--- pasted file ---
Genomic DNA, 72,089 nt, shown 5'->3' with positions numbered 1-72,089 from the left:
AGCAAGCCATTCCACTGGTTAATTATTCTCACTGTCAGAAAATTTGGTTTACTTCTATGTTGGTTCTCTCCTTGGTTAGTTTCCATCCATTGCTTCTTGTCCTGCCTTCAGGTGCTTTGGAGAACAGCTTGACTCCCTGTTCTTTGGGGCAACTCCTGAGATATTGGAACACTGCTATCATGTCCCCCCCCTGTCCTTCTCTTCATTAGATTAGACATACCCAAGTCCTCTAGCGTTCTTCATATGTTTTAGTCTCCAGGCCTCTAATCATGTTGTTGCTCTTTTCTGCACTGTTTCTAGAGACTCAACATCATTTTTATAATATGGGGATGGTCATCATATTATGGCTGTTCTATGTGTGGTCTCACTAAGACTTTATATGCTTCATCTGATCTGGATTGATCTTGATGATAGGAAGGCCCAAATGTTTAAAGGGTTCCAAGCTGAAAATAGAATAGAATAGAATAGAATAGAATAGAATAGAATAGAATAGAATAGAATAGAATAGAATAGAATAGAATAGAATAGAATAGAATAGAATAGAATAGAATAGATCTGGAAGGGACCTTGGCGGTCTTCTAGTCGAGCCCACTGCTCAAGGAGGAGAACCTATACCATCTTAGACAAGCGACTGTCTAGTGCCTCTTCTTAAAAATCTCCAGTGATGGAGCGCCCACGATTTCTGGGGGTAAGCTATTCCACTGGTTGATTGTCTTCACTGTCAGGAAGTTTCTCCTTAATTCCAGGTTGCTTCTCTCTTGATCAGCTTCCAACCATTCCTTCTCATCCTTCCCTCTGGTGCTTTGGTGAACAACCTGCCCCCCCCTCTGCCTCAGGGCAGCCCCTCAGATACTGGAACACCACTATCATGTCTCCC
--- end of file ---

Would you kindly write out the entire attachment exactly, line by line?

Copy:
Genomic DNA, 72,089 nt, shown 5'->3' with positions numbered 1-72,089 from the left:
AGCAAGCCATTCCACTGGTTAATTATTCTCACTGTCAGAAAATTTGGTTTACTTCTATGTTGGTTCTCTCCTTGGTTAGTTTCCATCCATTGCTTCTTGTCCTGCCTTCAGGTGCTTTGGAGAACAGCTTGACTCCCTGTTCTTTGGGGCAACTCCTGAGATATTGGAACACTGCTATCATGTCCCCCCCCTGTCCTTCTCTTCATTAGATTAGACATACCCAAGTCCTCTAGCGTTCTTCATATGTTTTAGTCTCCAGGCCTCTAATCATGTTGTTGCTCTTTTCTGCACTGTTTCTAGAGACTCAACATCATTTTTATAATATGGGGATGGTCATCATATTATGGCTGTTCTATGTGTGGTCTCACTAAGACTTTATATGCTTCATCTGATCTGGATTGATCTTGATGATAGGAAGGCCCAAATGTTTAAAGGGTTCCAAGCTGAAAATAGAATAGAATAGAATAGAATAGAATAGAATAGAATAGAATAGAATAGAATAGAATAGAATAGAATAGAATAGAATAGAATAGAATAGAATAGAATAGAATAGATCTGGAAGGGACCTTGGCGGTCTTCTAGTCGAGCCCACTGCTCAAGGAGGAGAACCTATACCATCTTAGACAAGCGACTGTCTAGTGCCTCTTCTTAAAAATCTCCAGTGATGGAGCGCCCACGATTTCTGGGGGTAAGCTATTCCACTGGTTGATTGTCTTCACTGTCAGGAAGTTTCTCCTTAATTCCAGGTTGCTTCTCTCTTGATCAGCTTCCAACCATTCCTTCTCATCCTTCCCTCTGGTGCTTTGGTGAACAACCTGCCCCCCCCTCTGCCTCAGGGCAGCCCCTCAGATACTGGAACACCACTATCATGTCTCCC